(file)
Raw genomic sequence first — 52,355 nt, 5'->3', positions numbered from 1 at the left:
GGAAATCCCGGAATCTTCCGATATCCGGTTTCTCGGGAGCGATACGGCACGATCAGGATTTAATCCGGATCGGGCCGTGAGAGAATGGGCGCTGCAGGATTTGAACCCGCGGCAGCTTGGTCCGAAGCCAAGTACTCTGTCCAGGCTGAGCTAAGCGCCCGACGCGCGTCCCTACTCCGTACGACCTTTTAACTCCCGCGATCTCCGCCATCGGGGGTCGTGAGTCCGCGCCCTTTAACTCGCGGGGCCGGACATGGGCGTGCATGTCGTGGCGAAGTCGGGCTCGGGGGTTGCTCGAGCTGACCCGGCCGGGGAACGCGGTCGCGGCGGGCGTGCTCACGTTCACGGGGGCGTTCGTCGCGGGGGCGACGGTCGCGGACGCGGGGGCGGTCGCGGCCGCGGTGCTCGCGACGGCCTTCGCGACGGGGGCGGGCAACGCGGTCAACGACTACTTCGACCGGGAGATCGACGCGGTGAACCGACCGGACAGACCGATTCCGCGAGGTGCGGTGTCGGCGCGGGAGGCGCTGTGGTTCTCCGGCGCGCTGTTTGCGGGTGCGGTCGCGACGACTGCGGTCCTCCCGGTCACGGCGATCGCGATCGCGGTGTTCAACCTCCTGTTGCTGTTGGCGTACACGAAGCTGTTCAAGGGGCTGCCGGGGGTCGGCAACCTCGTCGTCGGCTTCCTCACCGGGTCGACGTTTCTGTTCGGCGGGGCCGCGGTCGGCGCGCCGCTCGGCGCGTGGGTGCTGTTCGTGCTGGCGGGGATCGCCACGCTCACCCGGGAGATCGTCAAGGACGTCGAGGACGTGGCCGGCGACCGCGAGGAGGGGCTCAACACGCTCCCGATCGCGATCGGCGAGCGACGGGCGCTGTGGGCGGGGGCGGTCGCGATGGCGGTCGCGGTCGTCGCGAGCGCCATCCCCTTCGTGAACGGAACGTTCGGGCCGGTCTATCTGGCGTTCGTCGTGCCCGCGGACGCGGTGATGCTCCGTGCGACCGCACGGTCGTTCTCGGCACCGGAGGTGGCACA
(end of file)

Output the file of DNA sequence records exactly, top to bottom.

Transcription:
Raw genomic sequence first — 52,355 nt, 5'->3', positions numbered from 1 at the left:
GGAAATCCCGGAATCTTCCGATATCCGGTTTCTCGGGAGCGATACGGCACGATCAGGATTTAATCCGGATCGGGCCGTGAGAGAATGGGCGCTGCAGGATTTGAACCCGCGGCAGCTTGGTCCGAAGCCAAGTACTCTGTCCAGGCTGAGCTAAGCGCCCGACGCGCGTCCCTACTCCGTACGACCTTTTAACTCCCGCGATCTCCGCCATCGGGGGTCGTGAGTCCGCGCCCTTTAACTCGCGGGGCCGGACATGGGCGTGCATGTCGTGGCGAAGTCGGGCTCGGGGGTTGCTCGAGCTGACCCGGCCGGGGAACGCGGTCGCGGCGGGCGTGCTCACGTTCACGGGGGCGTTCGTCGCGGGGGCGACGGTCGCGGACGCGGGGGCGGTCGCGGCCGCGGTGCTCGCGACGGCCTTCGCGACGGGGGCGGGCAACGCGGTCAACGACTACTTCGACCGGGAGATCGACGCGGTGAACCGACCGGACAGACCGATTCCGCGAGGTGCGGTGTCGGCGCGGGAGGCGCTGTGGTTCTCCGGCGCGCTGTTTGCGGGTGCGGTCGCGACGACTGCGGTCCTCCCGGTCACGGCGATCGCGATCGCGGTGTTCAACCTCCTGTTGCTGTTGGCGTACACGAAGCTGTTCAAGGGGCTGCCGGGGGTCGGCAACCTCGTCGTCGGCTTCCTCACCGGGTCGACGTTTCTGTTCGGCGGGGCCGCGGTCGGCGCGCCGCTCGGCGCGTGGGTGCTGTTCGTGCTGGCGGGGATCGCCACGCTCACCCGGGAGATCGTCAAGGACGTCGAGGACGTGGCCGGCGACCGCGAGGAGGGGCTCAACACGCTCCCGATCGCGATCGGCGAGCGACGGGCGCTGTGGGCGGGGGCGGTCGCGATGGCGGTCGCGGTCGTCGCGAGCGCCATCCCCTTCGTGAACGGAACGTTCGGGCCGGTCTATCTGGCGTTCGTCGTGCCCGCGGACGCGGTGATGCTCCGTGCGACCGCACGGTCGTTCTCGGCACCGGAGGTGGCACA